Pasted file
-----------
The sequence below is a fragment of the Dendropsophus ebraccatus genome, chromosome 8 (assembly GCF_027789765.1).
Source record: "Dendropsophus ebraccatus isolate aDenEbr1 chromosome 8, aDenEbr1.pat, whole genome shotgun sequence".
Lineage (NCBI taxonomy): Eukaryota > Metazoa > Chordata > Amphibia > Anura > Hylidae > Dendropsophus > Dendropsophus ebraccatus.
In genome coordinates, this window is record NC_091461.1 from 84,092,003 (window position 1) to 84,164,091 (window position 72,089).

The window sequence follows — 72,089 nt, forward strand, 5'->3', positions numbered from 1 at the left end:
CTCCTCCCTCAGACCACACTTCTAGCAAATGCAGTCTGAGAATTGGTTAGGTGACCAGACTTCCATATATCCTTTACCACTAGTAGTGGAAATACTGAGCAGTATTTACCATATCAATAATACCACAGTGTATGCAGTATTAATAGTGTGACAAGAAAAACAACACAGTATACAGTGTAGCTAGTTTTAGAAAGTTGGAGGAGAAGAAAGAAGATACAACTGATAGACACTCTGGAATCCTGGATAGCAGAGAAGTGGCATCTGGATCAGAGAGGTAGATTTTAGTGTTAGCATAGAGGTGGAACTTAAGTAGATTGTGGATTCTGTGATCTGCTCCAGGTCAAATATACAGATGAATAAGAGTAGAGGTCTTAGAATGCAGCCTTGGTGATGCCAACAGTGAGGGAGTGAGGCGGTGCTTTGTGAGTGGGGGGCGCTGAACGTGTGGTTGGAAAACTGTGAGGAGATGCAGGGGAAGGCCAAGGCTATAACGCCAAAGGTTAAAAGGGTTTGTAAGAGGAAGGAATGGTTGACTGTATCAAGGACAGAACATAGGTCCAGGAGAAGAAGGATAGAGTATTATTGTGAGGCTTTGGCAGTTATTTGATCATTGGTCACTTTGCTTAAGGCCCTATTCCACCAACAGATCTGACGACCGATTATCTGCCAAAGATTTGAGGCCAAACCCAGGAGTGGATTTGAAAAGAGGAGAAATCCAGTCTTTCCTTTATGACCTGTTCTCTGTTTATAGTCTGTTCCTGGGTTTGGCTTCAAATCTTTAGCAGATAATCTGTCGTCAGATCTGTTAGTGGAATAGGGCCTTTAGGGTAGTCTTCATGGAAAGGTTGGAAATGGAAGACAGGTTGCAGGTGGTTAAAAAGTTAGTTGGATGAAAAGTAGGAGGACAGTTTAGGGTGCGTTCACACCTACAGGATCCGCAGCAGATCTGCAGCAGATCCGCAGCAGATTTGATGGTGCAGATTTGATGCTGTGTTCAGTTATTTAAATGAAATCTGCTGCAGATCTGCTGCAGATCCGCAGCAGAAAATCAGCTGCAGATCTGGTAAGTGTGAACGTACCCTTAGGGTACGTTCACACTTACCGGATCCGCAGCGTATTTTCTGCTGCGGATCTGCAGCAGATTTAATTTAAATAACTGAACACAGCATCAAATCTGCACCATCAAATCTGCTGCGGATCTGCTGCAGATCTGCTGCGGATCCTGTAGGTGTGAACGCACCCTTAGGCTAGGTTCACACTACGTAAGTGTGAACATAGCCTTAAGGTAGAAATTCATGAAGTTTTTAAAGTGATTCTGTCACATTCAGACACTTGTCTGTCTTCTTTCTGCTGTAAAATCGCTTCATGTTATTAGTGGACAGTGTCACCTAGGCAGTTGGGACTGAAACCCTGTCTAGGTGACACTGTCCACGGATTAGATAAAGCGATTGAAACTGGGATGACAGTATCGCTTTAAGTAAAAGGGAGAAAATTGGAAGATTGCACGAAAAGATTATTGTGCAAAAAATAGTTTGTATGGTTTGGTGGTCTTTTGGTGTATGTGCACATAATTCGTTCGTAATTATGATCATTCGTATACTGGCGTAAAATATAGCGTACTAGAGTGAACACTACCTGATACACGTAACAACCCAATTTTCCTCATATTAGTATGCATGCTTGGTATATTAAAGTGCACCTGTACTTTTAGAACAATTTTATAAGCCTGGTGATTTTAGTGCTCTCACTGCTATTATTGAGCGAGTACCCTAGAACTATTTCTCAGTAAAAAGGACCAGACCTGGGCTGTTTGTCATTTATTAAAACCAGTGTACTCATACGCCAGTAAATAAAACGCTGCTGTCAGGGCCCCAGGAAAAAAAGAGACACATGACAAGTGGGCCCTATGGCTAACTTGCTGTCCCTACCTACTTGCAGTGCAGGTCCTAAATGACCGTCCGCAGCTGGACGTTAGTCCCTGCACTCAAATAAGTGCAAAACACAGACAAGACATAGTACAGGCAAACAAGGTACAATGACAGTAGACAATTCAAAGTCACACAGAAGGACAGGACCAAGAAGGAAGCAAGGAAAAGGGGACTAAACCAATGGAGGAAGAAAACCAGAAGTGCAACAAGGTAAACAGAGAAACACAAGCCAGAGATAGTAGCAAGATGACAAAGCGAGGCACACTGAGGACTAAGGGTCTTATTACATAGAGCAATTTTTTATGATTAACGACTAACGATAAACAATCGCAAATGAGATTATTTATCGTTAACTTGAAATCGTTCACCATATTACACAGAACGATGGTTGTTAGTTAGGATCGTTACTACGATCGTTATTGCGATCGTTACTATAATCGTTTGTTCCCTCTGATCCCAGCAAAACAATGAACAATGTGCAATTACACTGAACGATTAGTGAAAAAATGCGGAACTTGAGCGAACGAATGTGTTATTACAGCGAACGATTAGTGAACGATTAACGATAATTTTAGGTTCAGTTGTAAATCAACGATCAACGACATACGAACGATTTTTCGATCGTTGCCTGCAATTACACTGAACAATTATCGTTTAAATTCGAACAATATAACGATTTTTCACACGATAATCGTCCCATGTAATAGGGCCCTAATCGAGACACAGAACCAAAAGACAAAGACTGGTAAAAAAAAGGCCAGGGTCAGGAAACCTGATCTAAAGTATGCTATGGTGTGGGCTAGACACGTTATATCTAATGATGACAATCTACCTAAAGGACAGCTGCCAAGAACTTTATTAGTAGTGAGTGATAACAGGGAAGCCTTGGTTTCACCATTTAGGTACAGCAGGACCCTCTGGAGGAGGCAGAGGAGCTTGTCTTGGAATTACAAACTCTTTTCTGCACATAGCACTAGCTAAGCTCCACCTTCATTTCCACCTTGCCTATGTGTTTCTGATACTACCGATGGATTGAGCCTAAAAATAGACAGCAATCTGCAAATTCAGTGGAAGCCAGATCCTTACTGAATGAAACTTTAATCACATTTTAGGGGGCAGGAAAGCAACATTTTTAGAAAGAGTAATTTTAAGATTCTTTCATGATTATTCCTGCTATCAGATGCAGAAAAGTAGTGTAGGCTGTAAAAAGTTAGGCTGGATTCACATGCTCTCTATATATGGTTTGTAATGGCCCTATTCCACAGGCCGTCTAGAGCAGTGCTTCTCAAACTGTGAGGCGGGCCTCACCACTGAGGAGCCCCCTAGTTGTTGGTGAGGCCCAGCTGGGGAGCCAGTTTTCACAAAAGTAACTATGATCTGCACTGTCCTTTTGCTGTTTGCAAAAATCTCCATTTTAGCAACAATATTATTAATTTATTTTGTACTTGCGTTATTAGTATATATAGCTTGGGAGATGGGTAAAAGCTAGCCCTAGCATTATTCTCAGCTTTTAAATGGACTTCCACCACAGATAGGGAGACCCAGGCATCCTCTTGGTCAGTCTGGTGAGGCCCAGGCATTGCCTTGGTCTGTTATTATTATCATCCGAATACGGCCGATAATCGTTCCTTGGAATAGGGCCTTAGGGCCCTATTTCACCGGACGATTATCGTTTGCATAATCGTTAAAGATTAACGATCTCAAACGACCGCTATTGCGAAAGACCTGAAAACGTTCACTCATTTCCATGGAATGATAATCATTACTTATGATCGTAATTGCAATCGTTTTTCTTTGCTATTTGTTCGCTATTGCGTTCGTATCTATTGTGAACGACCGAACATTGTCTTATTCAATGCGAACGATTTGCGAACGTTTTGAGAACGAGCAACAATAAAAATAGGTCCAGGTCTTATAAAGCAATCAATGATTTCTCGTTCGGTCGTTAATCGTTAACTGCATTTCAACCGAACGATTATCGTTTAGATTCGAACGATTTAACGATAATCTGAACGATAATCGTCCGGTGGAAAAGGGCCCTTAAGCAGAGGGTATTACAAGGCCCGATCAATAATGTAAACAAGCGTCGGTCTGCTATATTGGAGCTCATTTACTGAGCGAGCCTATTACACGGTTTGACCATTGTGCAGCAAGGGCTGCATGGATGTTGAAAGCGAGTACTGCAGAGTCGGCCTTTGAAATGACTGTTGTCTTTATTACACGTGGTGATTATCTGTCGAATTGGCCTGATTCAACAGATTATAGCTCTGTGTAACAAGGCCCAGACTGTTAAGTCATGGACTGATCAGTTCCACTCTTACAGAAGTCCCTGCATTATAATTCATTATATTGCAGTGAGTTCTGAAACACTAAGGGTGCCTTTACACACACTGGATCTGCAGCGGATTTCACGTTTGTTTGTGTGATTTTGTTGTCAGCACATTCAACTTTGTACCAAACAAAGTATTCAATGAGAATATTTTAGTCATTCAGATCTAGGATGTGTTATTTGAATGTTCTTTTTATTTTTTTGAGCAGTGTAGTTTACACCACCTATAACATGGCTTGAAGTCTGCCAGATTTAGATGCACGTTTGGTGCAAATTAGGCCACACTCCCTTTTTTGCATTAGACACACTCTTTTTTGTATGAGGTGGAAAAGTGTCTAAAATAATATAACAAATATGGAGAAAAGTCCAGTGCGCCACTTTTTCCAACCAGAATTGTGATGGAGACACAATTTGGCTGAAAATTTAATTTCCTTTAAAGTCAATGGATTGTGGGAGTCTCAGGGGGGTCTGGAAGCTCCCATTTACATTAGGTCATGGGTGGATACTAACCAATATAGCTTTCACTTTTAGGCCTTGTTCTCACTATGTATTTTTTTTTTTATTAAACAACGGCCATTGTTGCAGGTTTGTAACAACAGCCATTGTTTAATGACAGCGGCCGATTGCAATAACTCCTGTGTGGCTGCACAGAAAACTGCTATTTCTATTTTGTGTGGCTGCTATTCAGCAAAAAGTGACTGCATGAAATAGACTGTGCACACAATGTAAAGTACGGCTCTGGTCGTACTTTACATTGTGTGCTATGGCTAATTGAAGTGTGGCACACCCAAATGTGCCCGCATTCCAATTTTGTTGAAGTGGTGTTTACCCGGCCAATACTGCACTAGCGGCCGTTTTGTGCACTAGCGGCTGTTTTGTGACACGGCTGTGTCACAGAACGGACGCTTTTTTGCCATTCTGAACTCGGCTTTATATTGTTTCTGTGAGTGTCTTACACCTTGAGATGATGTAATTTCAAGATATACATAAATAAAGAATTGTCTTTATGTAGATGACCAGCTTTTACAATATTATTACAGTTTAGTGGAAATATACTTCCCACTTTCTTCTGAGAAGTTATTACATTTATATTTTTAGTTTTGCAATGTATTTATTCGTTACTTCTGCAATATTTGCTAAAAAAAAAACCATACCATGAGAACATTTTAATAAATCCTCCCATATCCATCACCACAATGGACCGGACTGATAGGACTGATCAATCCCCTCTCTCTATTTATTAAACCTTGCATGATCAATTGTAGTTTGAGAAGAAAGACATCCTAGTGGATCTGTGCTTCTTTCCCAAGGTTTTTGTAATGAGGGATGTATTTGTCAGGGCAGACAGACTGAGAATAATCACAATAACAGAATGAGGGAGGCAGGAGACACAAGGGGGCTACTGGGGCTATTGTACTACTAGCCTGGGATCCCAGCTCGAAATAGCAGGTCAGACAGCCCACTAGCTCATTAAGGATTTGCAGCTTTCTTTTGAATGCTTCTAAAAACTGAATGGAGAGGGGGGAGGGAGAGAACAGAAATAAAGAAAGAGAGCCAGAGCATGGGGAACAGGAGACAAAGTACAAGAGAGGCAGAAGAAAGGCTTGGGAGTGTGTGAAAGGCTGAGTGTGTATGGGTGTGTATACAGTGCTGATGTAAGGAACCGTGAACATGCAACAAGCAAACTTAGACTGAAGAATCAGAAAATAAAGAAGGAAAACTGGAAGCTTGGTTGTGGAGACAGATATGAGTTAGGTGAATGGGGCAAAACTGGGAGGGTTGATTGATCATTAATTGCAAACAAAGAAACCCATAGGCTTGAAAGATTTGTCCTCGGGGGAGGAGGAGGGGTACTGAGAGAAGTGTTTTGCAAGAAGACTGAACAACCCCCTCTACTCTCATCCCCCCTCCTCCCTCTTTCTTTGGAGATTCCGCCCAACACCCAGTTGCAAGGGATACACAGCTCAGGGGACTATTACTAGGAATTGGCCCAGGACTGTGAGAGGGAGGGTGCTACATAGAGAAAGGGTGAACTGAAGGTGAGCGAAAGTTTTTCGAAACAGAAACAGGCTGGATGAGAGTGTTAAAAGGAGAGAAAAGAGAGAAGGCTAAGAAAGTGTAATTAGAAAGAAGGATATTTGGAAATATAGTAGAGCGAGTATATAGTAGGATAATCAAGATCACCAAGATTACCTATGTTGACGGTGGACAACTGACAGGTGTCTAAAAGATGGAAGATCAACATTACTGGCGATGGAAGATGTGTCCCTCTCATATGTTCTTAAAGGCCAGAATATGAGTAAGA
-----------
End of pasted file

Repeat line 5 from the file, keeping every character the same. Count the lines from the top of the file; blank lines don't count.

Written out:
The window sequence follows — 72,089 nt, forward strand, 5'->3', positions numbered from 1 at the left end: